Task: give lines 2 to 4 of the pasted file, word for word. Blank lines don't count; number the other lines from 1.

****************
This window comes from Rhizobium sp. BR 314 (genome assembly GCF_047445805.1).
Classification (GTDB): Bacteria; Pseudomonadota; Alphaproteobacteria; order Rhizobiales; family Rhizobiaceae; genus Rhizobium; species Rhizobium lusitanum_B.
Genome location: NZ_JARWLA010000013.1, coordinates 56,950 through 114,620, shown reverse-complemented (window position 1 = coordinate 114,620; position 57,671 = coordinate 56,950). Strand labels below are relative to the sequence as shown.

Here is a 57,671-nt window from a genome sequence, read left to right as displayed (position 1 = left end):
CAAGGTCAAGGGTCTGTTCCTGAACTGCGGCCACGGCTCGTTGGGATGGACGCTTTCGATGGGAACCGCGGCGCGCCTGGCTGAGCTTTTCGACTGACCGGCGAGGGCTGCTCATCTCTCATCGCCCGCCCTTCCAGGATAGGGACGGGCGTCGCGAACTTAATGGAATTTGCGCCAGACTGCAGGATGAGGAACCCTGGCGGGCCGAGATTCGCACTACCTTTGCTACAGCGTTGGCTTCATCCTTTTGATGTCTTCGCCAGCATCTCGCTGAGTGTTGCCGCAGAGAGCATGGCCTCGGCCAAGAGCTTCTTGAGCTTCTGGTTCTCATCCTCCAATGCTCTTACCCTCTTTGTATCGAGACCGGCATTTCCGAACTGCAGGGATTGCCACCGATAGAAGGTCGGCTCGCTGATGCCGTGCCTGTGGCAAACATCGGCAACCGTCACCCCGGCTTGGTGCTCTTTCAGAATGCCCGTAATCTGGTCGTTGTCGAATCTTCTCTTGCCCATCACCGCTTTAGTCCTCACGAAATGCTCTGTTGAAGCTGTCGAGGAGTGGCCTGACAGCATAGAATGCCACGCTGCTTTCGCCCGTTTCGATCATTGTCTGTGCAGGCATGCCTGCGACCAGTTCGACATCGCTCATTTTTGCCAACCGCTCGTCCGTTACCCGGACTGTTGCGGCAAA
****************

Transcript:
Classification (GTDB): Bacteria; Pseudomonadota; Alphaproteobacteria; order Rhizobiales; family Rhizobiaceae; genus Rhizobium; species Rhizobium lusitanum_B.
Genome location: NZ_JARWLA010000013.1, coordinates 56,950 through 114,620, shown reverse-complemented (window position 1 = coordinate 114,620; position 57,671 = coordinate 56,950). Strand labels below are relative to the sequence as shown.

Here is a 57,671-nt window from a genome sequence, read left to right as displayed (position 1 = left end):